The study calculated the data comparing the fourth serum fibrosis scores related to significant liver fibrosis, advanced fibrosis, and cirrhosis in patients with CHB by ROC curve analysis. The ROC curves of INPR, APRI, FIB-4, and GPR are shown in Table 4. In determining significant liver fibrosis (F2-4), the AUROCs of INPR, APRI, FIB-4, and GPR were 0.74 (sensitivity 57.62%, specificity 80.34%), 0.77 (sensitivity 71.15%, specificity 72.63%), 0.72 (sensitivity 56.59%, specificity 78.21%), and 0.75 (sensitivity 74.45%, specificity 68.72%), respectively. When distinguishing advanced liver fibrosis (F3-4), the AUROCs of INPR, APRI, FIB-4, and GPR were 0.76 (sensitivity 67.06%, specificity 75.61%), 0.70 (sensitivity 73.23%, specificity 759.52%), 0.71 (sensitivity 59.84%, specificity 73.36%), and 0.74 (sensitivity 74.80%, specificity 566.44%), respectively. For discriminating cirrhosis (F4), the AUROCs of INPR, APRI, FIB-4, and GPR were 0.86 (sensitivity 68.75%, specificity 87.07%), 0.74 (sensitivity 83.23%, specificity 55.76%), 0.80 (sensitivity 60.87%, specificity 86.13%), and 0.80 (sensitivity 75.16%, specificity 76.70%), respectively. Comparing ROC curves using the DeLong method, the INPR showed comparable performance to GPR, APRI, and FIB-4 for assessing significant fibrosis but significantly better performance for predicting cirrhosis than the other three biomarker panels (all P < 0.05, Figure 2).

Discussion

Timely assessment of liver fibrosis stage is extremely important in patients with CHB [20]. Early diagnosis and continuous follow-up of liver fibrosis progression are essential to prevent liver cirrhosis and end-stage liver disease. Liver biopsy is still considered the gold standard method to diagnose liver fibrosis stage, but some drawbacks significantly limit its clinical application [21]. Therefore, many noninvasive methods and model designs with advantages of convenience and good repetition have been developed to stage liver fibrosis in recent years. Transient elastography (TE), shear wave elastography (SWE), and magnetic resonance elastography (MRE) have been reported to have good performances in predicting liver fibrosis stage [22-24]. However, they are expensive, and available equipment is lacking in resource-limited areas. Serum markers such as APRI, FIB-4 and GPR have been applied to noninvasively predict liver fibrosis stage [25-27]. However, the sensitivity and specificity of diagnosis by these markers have been limited [28].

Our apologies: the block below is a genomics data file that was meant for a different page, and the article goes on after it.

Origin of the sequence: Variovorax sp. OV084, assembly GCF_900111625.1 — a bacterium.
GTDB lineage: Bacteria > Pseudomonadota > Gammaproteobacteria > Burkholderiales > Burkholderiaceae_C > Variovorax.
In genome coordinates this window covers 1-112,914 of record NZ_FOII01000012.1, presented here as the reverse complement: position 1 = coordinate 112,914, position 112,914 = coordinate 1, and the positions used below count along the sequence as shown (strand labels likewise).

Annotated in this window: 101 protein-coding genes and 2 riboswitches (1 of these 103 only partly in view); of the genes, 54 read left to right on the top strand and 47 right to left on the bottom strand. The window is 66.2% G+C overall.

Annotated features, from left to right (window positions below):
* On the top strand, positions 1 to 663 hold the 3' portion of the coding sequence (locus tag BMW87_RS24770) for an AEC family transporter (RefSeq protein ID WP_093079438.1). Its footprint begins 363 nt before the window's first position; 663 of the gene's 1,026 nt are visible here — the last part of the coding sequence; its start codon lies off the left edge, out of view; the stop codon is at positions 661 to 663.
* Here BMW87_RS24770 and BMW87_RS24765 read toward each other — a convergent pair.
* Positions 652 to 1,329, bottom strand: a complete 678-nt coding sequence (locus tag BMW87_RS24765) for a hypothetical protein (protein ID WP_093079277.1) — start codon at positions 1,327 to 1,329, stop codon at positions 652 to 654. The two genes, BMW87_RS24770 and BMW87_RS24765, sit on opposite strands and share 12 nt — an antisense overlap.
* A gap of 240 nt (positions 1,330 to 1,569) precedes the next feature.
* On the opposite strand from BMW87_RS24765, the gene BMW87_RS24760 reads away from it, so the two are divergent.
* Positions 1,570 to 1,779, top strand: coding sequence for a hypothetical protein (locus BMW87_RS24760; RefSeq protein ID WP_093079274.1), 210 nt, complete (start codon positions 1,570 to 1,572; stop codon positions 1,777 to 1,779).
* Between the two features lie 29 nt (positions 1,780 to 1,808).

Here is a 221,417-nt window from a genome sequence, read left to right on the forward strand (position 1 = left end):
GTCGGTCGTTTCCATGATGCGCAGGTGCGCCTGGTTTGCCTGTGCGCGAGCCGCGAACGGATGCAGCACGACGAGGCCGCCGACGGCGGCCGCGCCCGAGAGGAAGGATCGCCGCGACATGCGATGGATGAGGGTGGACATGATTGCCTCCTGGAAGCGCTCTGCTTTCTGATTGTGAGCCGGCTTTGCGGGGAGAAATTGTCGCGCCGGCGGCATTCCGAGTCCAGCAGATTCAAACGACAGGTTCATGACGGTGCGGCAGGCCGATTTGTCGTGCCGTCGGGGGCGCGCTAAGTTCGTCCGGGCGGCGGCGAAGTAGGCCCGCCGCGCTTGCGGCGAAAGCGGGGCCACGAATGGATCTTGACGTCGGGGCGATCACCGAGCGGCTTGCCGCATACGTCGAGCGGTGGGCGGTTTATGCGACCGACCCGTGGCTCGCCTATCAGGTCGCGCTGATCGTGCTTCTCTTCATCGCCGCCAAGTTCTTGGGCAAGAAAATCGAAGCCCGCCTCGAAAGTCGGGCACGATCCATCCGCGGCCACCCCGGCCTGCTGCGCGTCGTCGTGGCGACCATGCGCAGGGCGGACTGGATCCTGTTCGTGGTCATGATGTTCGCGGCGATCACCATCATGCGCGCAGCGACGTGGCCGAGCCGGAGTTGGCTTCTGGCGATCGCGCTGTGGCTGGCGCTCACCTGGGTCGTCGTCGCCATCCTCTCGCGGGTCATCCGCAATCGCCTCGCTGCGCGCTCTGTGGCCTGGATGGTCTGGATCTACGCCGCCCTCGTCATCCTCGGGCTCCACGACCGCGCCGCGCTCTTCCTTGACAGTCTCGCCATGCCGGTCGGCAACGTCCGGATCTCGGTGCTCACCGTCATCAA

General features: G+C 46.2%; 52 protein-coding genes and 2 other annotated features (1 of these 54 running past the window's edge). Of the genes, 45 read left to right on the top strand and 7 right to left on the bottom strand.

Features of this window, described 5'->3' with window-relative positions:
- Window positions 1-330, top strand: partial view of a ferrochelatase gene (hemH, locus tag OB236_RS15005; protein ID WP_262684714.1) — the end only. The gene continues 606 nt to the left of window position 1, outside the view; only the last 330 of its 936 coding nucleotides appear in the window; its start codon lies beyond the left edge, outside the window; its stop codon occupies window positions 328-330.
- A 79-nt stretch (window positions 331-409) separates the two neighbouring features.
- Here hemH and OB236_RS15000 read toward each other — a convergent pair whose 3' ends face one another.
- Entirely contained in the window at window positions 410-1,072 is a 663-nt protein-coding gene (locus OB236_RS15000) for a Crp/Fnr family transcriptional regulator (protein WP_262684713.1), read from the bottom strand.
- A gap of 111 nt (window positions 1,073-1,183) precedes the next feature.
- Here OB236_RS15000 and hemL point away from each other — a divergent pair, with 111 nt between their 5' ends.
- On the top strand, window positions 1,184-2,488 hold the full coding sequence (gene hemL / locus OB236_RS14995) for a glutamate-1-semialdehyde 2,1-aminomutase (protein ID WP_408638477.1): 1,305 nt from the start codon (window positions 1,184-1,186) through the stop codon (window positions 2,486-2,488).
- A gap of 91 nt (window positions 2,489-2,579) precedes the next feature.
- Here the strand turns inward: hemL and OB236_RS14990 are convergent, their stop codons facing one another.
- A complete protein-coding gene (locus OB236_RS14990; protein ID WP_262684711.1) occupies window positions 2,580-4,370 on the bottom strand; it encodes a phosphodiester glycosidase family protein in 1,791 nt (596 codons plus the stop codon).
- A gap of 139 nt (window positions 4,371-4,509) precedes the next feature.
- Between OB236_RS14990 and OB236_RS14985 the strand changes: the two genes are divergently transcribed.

In this retrospective study, we developed a simple and inexpensive marker consisting of INR and platelet count to predict liver fibrosis in patients with CHB. Prothrombin time-INR increases along with the progression of liver fibrosis, while platelet counts decrease, and this abnormal condition is especially obvious in patients with cirrhosis [29, 30]. Liang et al. [31] reported that INR and platelet counts were independent predictors of cirrhosis in patients with CHB. In the study by Kayadibi et al. [32], the AUROC of platelet count for determining significant liver fibrosis was 0.827 in patients with chronic HCV. Thrombocytopenia in liver disease is due to the accumulation and destruction of platelets in portal hypertensive splenomegaly, arising from progressive liver fibrosis and partly due to impaired production of thrombopoietin in cirrhosis [33, 34]. In the present study, the INPR significantly increased as the liver fibrosis stage increased, while hepatic function, such as cholinesterase, albumin, and prealbumin, significantly decreased as liver fibrosis progressed. By ROC analysis, the INPR showed good performance for staging significant fibrosis (F2-4), with an AUROC of 0.74. Notably, the performance was excellent for predicting advanced fibrosis (F3-4) and cirrhosis (F4), with AUROCs of 0.76 and 0.86, respectively. In comparison with APRI, FIB-4, and GPR, the performance of the INPR showed larger AUROCs for diagnoses of both F3-4 and F4, suggesting that it sufficiently reflected the amount of accumulated fibrosis tissue in the liver.